This is the first of three parts for our series on changing family dynamics and what it means for women immigrants in Canada. If you are an immigrant who has experienced significant social change in your life after arriving in Canada, please contact email@example.com.
by Amanda Connolly in Ottawa
On International Women’s Day, equal rights experts say that cabinet gender equality, a prime minister who calls himself a feminist and social media campaigns such as #HeForShe help in the fight for women’s rights in Canada and internationally, but that there is still a long way to go toward policy parity that translates into real progress.
In interviews with iPolitics, the heads of the United Nations Population Fund and Action Canada for Sexual Health and Rights say that while there’s greater awareness around issues of gender inequality than in the past, that still needs to translate into concrete action to improve the lives of women in Canada and abroad on issues like access to education, career opportunities and sexual and reproductive rights.
“It’s not just about wearing a badge and saying ‘He For She,'” said Babatunde Osotimehin, executive director of the UN Population Fund (UNFPA) in reference to the viral social media movement spearheaded by UN Women and actress Emma Watson over the past two years.”We have to do things — what are we doing at home and in the workplace environment to make sure that women are treated equally? We need to keep pushing.”
Time to stop 'skirting around' the issue
Since the election of Prime Minister Justin Trudeau and his gender-balanced federal cabinet, there’s been renewed attention domestically on the issues of gender equality and women’s representation in politics.
Cabinet ministers including Environment Minister Catherine McKenna have sparked discussions over work-life balance and the challenges faced, particularly by women, by, for instance, late votes in the House. Former NDP MP Sania Hassainia, prompted debate on how to make public and work spaces more family-friendly when she brought her baby into the House of Commons during a vote in 2014.
It’s these kinds of discussions that are vital to putting the issue of gender equality on the public radar, Osotimehin says, so that leaders prioritize “creating child-friendly spaces around the world and making sure that women don’t lose their career growth.”
“We have skirted around it for too long,” he said. “We can talk about gender equality, but until we actually start doing things and confronting things, we aren’t going to get there.”
With a prime minister who calls himself a feminist, Canada is better placed than it’s been in years to lead initiatives on gender equality not just at home but abroad, says the executive director of Action Canada for Sexual Health and Rights.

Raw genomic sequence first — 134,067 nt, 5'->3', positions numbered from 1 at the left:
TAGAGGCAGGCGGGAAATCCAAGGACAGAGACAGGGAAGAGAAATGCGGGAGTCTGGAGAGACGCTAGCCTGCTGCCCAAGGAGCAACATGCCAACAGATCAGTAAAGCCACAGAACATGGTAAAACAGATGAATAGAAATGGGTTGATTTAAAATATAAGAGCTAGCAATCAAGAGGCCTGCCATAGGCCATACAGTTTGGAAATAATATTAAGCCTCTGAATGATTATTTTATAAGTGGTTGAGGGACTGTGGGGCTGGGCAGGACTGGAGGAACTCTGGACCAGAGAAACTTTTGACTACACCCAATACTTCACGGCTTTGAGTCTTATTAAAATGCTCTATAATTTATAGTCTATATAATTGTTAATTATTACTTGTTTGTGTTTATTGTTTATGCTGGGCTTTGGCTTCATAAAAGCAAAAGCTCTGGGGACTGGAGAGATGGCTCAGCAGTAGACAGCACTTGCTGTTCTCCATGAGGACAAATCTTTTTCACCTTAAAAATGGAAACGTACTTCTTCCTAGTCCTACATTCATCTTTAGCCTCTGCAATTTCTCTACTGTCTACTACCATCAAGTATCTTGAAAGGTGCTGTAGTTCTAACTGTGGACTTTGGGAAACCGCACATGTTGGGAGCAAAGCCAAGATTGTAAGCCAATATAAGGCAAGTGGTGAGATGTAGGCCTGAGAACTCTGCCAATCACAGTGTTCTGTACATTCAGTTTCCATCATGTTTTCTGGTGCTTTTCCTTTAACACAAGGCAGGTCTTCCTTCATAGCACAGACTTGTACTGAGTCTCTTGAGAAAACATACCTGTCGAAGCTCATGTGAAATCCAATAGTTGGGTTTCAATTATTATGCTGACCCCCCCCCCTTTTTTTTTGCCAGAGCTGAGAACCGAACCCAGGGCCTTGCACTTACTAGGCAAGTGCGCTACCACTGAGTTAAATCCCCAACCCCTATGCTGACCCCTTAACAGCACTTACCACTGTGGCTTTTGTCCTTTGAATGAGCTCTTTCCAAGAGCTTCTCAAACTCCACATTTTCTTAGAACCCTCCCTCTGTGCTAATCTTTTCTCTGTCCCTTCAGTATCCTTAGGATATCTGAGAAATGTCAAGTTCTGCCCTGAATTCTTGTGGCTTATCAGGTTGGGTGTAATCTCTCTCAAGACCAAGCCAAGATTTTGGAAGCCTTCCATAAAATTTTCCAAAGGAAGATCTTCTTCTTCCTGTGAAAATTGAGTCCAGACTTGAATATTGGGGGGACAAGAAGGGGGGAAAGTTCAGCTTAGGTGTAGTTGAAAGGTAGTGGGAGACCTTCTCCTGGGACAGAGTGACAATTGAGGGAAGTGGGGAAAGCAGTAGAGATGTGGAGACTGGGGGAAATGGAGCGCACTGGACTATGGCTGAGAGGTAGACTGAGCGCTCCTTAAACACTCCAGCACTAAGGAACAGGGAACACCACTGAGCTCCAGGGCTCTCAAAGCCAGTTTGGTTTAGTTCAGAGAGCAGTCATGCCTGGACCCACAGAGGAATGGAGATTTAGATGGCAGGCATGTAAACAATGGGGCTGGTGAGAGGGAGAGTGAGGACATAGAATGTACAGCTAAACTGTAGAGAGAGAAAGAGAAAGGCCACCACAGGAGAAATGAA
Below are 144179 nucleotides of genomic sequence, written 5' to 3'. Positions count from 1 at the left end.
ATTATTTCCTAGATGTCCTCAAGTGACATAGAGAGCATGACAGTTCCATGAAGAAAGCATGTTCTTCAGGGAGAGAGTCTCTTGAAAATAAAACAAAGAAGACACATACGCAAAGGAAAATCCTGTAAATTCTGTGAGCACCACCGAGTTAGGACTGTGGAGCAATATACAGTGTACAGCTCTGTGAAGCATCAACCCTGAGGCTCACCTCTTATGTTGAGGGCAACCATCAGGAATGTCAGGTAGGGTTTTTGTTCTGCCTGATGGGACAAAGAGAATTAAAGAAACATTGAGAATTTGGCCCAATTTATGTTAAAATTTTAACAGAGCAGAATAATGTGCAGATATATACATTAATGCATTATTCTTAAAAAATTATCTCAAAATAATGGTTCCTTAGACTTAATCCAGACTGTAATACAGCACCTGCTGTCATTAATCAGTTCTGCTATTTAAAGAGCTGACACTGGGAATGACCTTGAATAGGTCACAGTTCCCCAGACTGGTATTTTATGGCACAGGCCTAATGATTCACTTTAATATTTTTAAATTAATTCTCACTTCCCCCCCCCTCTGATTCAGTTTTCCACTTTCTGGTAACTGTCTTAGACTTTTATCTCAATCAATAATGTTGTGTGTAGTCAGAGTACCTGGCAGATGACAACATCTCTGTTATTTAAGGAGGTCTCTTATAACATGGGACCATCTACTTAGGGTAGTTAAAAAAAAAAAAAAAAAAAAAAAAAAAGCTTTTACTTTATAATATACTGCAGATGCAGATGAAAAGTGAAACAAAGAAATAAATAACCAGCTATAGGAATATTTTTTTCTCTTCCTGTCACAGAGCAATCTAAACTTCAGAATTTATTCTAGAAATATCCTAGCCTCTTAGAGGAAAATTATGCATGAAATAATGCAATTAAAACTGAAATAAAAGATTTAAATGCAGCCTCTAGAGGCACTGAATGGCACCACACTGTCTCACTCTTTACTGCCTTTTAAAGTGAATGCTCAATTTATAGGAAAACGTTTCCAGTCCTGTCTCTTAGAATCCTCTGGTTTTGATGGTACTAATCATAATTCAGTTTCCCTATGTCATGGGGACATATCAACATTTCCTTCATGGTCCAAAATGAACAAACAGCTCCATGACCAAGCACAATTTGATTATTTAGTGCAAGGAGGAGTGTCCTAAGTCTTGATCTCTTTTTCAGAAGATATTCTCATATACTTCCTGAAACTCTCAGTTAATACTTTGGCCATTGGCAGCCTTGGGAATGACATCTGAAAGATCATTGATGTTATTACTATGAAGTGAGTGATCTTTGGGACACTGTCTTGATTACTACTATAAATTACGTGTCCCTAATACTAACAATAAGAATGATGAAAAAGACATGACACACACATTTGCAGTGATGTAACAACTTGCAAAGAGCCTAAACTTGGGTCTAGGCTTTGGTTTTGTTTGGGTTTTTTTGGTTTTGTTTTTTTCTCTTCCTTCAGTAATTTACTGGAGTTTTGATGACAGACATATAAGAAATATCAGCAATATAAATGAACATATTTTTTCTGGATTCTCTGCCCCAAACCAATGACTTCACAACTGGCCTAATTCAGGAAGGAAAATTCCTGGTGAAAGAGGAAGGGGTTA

Sandeep Prasad says Monday’s announcement for greater funding for sexual health education and family planning is an indication that the government isn’t going to shy away from supporting gender equality globally, and the language used in the announcement of $81.6 million in funding for the UNFPA is a welcome change from how the past government approached women’s sexual and reproductive health.
“This is the first time I can recall of the government referring to sexual and reproductive rights in full and indicating its support for those issues,” Prasad said. “We’re waiting for more steps forward, but we’re taking note of this one and we’re going to enjoy it.”
While the former Conservative government’s Muskoka Initiative on Maternal and Newborn Health was a strong step in helping save the lives of mothers and children, Prasad says it didn’t pay equal attention to women who are not or do not want to become mothers.
“We saw a lot of [focusing on] women as childbearers and the initiative also prioritized the lives of mothers over other women,” he said. “Agency and autonomy as central principles of sexual and reproductive rights are critical.”
Canada poised to be leader around sexual rights
While International Development Minister Marie-Claude Bibeau said Monday the government is having discussions around other initiatives specifically involving abortion, there was no timeline set for when or how the government plans to act on its support for the topic abroad.
Prasad said his organization is hopeful the government will commit to advancing abortion rights as part of its support for sexual and reproductive rights over the long term, but also pointed to things they can do at home in the short term.
In particular, improving access to RU-486 — otherwise known as the abortion pill — would be a significant step towards showing their commitment to women’s reproductive rights, he said.
Health Canada approved the combination of drugs known commercially as Mifegymiso — which is really two pills of Mifepristone and Misoprostol — in June 2015 but imposed several restrictions on how it can be used.
Although the World Health Organization approves the drug combination for pregnancies up to nine weeks, Health Canada set the limit for use in Canada at seven weeks.
As well, doctors seeking to prescribe the drug must undergo specialized training to do so and there must be a registry kept of the doctors prescribing and pharmacists dispensing it.
Prasad says allowing Mifegymiso to be used up to ninth week of pregnancy would bring Canada in line with other allies and mark an important step in the government’s willingness to ensure access to abortion services in Canada over the coming year as it continues to brand itself as a government bringing Canada back as a leader in the international community.
“I’m hoping that we will be moving towards a Canada that reasserts its place on the global stage and in Canada on the issues of women’s rights and sexual and reproductive rights as well, and we can see more evidence-based discussion on these movements and what Canada does at home and abroad,” he said.
“There’s ample scope for greater political leadership for Canada in advancing sexual and reproductive rights.”
Republished in partnership with iPolitics.ca.
-- Canada's economic development minister Navdeep Bains at a Public Policy Forum economic summit